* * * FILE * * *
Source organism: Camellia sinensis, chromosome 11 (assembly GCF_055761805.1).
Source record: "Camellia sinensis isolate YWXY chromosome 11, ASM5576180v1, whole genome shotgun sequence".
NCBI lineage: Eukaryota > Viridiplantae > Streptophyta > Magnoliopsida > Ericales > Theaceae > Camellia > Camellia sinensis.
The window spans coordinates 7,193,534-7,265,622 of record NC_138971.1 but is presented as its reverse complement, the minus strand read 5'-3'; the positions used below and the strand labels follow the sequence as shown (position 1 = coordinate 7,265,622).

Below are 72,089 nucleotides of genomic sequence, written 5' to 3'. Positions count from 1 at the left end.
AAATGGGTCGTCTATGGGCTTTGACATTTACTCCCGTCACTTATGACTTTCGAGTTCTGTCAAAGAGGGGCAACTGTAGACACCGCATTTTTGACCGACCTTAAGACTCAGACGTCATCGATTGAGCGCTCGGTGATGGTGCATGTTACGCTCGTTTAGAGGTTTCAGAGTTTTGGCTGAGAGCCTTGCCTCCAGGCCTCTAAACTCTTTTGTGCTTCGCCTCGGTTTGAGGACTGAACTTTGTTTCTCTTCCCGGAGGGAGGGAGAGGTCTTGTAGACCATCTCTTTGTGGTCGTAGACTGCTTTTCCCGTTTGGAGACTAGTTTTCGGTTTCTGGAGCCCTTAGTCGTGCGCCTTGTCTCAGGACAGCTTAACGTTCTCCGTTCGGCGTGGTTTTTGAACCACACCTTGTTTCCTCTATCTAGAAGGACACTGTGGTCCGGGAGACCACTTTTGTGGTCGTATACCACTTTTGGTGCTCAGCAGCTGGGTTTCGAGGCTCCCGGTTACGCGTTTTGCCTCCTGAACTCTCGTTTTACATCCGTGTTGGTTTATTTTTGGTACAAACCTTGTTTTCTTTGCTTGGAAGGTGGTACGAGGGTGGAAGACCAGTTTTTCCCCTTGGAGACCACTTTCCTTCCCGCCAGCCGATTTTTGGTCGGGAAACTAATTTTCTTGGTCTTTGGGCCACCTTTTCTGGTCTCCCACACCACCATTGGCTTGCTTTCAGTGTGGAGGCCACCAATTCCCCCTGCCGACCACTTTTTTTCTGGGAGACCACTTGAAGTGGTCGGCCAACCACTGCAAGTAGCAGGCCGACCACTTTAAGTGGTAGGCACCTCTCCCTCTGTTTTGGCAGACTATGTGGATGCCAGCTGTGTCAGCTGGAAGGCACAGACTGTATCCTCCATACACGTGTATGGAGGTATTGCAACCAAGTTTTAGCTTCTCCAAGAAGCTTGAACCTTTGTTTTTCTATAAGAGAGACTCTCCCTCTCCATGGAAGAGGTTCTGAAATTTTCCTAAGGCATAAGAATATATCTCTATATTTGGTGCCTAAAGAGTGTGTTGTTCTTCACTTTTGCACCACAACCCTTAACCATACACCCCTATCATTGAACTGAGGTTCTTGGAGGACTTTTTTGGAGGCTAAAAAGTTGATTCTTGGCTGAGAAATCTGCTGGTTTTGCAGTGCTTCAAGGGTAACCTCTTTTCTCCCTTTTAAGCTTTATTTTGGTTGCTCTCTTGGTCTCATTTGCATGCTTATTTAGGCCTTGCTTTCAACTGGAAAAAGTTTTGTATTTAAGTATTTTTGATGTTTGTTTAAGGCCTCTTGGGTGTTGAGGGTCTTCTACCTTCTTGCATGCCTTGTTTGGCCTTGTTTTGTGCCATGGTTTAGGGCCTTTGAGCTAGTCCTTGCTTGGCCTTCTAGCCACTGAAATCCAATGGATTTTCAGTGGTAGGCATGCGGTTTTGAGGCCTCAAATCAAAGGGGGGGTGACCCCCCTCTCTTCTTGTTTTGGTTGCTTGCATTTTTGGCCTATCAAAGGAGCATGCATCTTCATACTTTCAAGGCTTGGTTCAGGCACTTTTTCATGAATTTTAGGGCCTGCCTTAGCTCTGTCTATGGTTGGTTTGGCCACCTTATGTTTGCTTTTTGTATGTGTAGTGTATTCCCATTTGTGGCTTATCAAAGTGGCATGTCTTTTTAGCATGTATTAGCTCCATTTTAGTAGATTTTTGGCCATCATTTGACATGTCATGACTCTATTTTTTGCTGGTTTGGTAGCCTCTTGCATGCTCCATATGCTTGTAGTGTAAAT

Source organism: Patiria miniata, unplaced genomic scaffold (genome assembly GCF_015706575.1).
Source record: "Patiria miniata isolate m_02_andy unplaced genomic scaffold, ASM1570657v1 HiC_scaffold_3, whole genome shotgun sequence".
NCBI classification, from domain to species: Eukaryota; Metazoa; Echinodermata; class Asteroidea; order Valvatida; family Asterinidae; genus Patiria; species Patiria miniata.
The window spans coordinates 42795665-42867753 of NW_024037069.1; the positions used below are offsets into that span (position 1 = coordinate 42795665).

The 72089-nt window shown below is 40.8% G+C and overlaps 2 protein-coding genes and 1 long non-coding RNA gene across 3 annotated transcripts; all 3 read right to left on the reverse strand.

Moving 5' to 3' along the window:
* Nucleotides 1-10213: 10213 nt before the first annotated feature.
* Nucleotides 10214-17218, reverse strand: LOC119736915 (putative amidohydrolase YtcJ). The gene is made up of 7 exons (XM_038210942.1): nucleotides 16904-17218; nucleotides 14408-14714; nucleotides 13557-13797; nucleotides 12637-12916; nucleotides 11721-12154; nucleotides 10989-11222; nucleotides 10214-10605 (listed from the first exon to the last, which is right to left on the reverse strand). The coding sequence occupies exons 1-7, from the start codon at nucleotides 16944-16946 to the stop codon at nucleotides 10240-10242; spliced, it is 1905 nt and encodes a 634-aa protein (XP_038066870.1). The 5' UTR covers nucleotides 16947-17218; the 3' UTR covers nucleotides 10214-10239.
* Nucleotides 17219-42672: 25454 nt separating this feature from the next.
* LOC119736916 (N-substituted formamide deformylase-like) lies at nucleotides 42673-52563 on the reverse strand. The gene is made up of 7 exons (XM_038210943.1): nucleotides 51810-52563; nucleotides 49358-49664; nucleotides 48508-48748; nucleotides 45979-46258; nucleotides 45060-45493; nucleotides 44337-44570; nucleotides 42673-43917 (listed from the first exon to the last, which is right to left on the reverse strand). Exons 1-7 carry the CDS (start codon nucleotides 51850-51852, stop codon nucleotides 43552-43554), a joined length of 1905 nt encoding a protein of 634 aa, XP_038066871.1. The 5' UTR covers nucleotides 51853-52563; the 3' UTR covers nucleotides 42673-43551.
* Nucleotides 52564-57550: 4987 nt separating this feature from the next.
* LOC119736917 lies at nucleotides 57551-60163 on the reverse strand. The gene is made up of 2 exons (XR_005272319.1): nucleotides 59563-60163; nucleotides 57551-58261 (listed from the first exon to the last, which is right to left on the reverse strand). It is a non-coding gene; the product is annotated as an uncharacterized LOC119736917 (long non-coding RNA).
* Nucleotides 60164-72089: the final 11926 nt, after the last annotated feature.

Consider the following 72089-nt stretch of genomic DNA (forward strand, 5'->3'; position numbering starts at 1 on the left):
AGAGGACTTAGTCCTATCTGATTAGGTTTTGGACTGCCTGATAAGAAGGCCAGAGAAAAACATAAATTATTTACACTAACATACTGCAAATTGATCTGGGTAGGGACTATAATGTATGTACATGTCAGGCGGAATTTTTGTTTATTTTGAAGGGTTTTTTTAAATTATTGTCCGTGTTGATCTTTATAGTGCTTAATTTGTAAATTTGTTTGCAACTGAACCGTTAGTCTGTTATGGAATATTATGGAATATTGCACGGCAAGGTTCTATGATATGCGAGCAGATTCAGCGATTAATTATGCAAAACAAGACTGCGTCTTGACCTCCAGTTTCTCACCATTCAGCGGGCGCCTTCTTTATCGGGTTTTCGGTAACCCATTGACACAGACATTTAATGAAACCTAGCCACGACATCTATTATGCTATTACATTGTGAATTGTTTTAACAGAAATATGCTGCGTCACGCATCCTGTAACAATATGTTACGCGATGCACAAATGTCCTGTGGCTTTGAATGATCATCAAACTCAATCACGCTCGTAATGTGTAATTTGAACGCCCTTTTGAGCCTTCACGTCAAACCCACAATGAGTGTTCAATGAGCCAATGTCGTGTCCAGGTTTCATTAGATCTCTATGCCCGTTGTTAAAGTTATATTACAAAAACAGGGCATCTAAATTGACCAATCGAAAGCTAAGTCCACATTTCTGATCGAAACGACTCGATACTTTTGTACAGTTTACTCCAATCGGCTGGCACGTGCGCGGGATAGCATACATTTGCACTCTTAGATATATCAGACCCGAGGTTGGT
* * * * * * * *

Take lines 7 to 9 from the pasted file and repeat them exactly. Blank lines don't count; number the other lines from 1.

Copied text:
Source organism: Patiria miniata, unplaced genomic scaffold (genome assembly GCF_015706575.1).
Source record: "Patiria miniata isolate m_02_andy unplaced genomic scaffold, ASM1570657v1 HiC_scaffold_3, whole genome shotgun sequence".
NCBI classification, from domain to species: Eukaryota; Metazoa; Echinodermata; class Asteroidea; order Valvatida; family Asterinidae; genus Patiria; species Patiria miniata.